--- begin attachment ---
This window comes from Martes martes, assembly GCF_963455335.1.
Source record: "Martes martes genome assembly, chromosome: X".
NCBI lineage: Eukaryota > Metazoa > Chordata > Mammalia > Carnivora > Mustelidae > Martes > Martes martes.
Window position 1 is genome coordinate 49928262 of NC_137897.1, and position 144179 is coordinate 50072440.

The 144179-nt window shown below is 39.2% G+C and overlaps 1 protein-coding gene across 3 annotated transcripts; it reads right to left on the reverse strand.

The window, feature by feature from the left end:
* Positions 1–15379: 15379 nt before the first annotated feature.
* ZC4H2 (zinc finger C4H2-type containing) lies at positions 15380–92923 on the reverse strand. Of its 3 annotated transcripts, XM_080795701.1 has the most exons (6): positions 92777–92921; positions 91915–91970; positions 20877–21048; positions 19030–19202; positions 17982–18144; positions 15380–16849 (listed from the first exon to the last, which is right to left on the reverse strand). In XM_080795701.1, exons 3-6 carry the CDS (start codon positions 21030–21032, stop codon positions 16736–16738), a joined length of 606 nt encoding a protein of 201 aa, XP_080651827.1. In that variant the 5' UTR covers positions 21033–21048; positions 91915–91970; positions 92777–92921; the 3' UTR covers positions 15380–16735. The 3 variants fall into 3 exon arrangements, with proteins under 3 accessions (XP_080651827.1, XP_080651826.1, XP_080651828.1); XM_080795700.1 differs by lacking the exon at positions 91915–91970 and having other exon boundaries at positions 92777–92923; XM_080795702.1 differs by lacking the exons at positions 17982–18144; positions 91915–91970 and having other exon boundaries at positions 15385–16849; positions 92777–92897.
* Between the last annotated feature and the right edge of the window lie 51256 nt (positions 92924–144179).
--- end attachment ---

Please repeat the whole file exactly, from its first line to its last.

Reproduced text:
This window comes from Martes martes, assembly GCF_963455335.1.
Source record: "Martes martes genome assembly, chromosome: X".
NCBI lineage: Eukaryota > Metazoa > Chordata > Mammalia > Carnivora > Mustelidae > Martes > Martes martes.
Window position 1 is genome coordinate 49928262 of NC_137897.1, and position 144179 is coordinate 50072440.

The 144179-nt window shown below is 39.2% G+C and overlaps 1 protein-coding gene across 3 annotated transcripts; it reads right to left on the reverse strand.

The window, feature by feature from the left end:
* Positions 1–15379: 15379 nt before the first annotated feature.
* ZC4H2 (zinc finger C4H2-type containing) lies at positions 15380–92923 on the reverse strand. Of its 3 annotated transcripts, XM_080795701.1 has the most exons (6): positions 92777–92921; positions 91915–91970; positions 20877–21048; positions 19030–19202; positions 17982–18144; positions 15380–16849 (listed from the first exon to the last, which is right to left on the reverse strand). In XM_080795701.1, exons 3-6 carry the CDS (start codon positions 21030–21032, stop codon positions 16736–16738), a joined length of 606 nt encoding a protein of 201 aa, XP_080651827.1. In that variant the 5' UTR covers positions 21033–21048; positions 91915–91970; positions 92777–92921; the 3' UTR covers positions 15380–16735. The 3 variants fall into 3 exon arrangements, with proteins under 3 accessions (XP_080651827.1, XP_080651826.1, XP_080651828.1); XM_080795700.1 differs by lacking the exon at positions 91915–91970 and having other exon boundaries at positions 92777–92923; XM_080795702.1 differs by lacking the exons at positions 17982–18144; positions 91915–91970 and having other exon boundaries at positions 15385–16849; positions 92777–92897.
* Between the last annotated feature and the right edge of the window lie 51256 nt (positions 92924–144179).